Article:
Roadway bottlenecks were back to near pre-pandemic levels in Texas in late 2020 after overall hours wasted in traffic dropped by more than half in the early part of that year, according to a new traffic study performed by the Texas A&M Transportation Institute (TTI).
The study of the state’s most congested street and highway segments, conducted annually by TTI, noted very little movement in rankings. However, the overall delay on these roads was sharply reduced by a pandemic-driven drop in traffic volume and a temporary shift of traffic concentration away from peak “rush hour” periods.
These factors were first illustrated in July by the 2021 Urban Mobility Report (UMR), also managed by TTI.
Funding for both the state and national studies was provided by the Texas Department of Transportation (TxDOT).
Drivers experienced lower traffic delays on the monitored Texas roadways in 2020 than they did in 2019. More delays also occurred outside typical rush hours than in the previous year, likely due to the increased number of people working from home and school closures.
Delay for trucks was also down, especially during the early days of the shutdown, though truck volumes and associated delay recovered at a faster rate than passenger vehicles. This is perhaps an indicator of how home and store deliveries were sustained – and in many cases increased – throughout the pandemic. “Traffic delay reductions across the board were far greater than anything we’ve seen before,” says David Schrank, a senior research scientist at TTI who directed the analysis. “Barring another unforeseen crisis, we are very unlikely to see such rare conditions ever again.”
Houston’s West Loop / IH 610 was the most congested road segment in the state in 2020, trading places with IH 35 in Austin, which held the top ranking in 2019. That same Austin road section was the most gridlocked for trucks in 2020, just as it was the year before.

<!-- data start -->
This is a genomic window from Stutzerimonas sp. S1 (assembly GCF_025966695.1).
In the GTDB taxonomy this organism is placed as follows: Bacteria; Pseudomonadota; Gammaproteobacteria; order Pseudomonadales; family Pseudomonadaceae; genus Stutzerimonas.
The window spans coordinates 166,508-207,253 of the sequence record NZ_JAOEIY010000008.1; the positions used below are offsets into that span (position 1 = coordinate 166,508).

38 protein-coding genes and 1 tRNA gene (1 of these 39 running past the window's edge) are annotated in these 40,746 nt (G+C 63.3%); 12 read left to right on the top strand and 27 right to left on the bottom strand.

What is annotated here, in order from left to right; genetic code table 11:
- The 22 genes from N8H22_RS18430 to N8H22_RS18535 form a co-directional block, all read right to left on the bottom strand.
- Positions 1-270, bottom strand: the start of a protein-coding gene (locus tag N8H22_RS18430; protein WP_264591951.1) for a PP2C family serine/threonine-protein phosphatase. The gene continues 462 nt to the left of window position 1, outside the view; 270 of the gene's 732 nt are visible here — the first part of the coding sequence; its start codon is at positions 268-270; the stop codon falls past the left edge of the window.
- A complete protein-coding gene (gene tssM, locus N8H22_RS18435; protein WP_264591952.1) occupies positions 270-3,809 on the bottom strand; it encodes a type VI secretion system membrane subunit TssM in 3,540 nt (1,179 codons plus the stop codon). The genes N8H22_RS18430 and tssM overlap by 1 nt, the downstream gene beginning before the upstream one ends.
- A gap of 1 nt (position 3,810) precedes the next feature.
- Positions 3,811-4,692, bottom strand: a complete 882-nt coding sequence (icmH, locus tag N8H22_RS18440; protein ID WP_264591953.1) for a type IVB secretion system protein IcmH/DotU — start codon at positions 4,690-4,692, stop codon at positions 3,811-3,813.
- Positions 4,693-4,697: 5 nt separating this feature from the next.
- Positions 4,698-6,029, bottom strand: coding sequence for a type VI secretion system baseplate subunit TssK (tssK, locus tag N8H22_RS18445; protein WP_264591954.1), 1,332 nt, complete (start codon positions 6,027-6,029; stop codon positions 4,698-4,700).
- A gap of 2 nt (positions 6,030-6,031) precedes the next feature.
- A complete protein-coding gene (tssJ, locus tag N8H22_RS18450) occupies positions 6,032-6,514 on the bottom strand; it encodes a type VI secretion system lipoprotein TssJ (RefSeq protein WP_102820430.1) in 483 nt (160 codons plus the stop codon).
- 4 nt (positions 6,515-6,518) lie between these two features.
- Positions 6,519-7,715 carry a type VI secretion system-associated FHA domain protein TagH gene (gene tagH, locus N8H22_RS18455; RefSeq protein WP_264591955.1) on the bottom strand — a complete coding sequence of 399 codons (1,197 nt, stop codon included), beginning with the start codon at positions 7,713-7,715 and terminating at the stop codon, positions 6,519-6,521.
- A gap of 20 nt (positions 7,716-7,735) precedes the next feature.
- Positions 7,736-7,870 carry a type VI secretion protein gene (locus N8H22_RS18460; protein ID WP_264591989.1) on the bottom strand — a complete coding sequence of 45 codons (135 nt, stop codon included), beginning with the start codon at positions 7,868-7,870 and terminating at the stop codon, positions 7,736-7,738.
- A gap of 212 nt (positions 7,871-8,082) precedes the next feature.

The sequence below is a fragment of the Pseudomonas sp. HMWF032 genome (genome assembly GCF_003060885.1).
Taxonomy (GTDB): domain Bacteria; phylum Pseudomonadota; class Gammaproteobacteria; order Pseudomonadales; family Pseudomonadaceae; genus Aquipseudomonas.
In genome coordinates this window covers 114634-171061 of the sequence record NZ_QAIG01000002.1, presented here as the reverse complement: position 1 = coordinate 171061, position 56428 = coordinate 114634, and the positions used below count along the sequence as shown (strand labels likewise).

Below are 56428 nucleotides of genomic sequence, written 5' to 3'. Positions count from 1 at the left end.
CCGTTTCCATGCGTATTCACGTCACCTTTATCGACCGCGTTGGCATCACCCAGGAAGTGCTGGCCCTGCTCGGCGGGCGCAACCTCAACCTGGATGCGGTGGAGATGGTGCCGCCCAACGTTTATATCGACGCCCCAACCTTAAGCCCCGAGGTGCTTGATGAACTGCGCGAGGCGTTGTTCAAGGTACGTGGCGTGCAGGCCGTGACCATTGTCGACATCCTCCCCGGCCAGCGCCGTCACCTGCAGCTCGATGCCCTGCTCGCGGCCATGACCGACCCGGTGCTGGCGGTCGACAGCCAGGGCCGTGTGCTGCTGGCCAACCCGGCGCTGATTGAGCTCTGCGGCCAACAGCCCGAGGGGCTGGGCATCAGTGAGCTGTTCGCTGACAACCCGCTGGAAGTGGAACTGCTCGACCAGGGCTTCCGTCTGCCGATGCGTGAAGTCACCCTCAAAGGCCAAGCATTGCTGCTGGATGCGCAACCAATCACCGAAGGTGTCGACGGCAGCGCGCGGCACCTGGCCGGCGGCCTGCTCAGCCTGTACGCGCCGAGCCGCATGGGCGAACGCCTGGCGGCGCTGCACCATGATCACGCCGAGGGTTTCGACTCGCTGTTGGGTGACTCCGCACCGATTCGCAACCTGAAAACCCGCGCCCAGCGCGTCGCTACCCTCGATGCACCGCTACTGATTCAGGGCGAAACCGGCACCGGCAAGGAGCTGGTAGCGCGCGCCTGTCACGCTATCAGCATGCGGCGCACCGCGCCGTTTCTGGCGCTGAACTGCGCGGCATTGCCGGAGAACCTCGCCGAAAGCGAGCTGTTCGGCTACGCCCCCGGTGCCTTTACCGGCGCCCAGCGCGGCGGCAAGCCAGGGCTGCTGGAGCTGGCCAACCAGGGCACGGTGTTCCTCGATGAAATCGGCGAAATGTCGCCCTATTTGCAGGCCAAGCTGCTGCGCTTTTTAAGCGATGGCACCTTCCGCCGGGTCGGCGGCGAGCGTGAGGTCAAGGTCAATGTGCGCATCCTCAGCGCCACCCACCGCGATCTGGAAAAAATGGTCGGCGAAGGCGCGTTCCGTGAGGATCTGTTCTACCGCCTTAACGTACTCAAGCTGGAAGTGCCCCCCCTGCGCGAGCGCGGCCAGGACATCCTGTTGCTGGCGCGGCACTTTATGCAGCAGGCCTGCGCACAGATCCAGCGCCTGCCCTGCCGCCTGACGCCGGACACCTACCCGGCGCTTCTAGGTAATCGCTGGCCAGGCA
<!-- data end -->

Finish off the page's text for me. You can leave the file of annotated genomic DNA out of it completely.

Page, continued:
The sharp drop in delay time on Texas roadways was short-lived, with traffic volume steadily increasing in the fall of 2020, as it did generally throughout the U.S. during the same time. Population growth in Texas continues to outpace national trends, prompting the Texas Transportation Commission to launch Texas Clear Lanes in 2015, an effort designed to relieve congestion in the state’s major urban areas.
“While 2020 was a very unusual year for traffic patterns, it’s important to note that congestion jumped back quickly to almost pre-pandemic levels as we have moved through 2021,” says Brian Barth, TxDOT Deputy Executive Director for Program Delivery. “And even with an unprecedented set of circumstances for the early part of 2020 – to include a complete state shutdown – drivers still experienced some delays. With more people coming to Texas every day, especially in our metro areas, it remains imperative to improve mobility through efforts such as Texas Clear Lanes.”
Congestion relief efforts are designed to improve conditions not only for travelers, but also for the increasing amount of truck freight activity. Researchers say the importance of that activity is underscored by the supply chain disruptions experienced during the nation’s worst public health crisis in a century.
“Perhaps no year in our memory has seen more attention brought to trucking, transportation logistics, and the global supply chain than the pandemic year of 2020,” says Bill Eisele, a TTI senior research engineer. “The results of this year’s study of congested roads in Texas reflect this increased demand, as many of the worst freight bottlenecks are new to the top 100, including some along the U.S.-Mexico border where trucking was especially active to keep up with supply demands.”
In addition to much-needed construction projects that increase roadway capacity, researchers note other factors that can help reduce congestion.
“The work-from-home and school-from-home aspects of our COVID-19 experience clearly show just how much delay reduction we can obtain if we change how we work, shop, and educate,” Schrank says. “Maintaining the level of the 2020 delay reductions using telework, more travel options and better information for travelers when they’re not forced upon us by a pandemic, however, could be more difficult, as more traffic is returning to roads and population growth continues.”
Schrank points to a study last year by the U.S. Bureau of Labor Statistics, which estimated that 63 percent of American jobs require significant onsite presence, while the remaining 37 percent can be performed entirely from home.
“The rankings for 2020 reflect some of the traffic anomalies that resulted from COVID-19,” he says. “There is still much remaining for us to understand about how these impacts might be sustained, as traffic volumes have now returned to pre-pandemic levels in many urban areas.”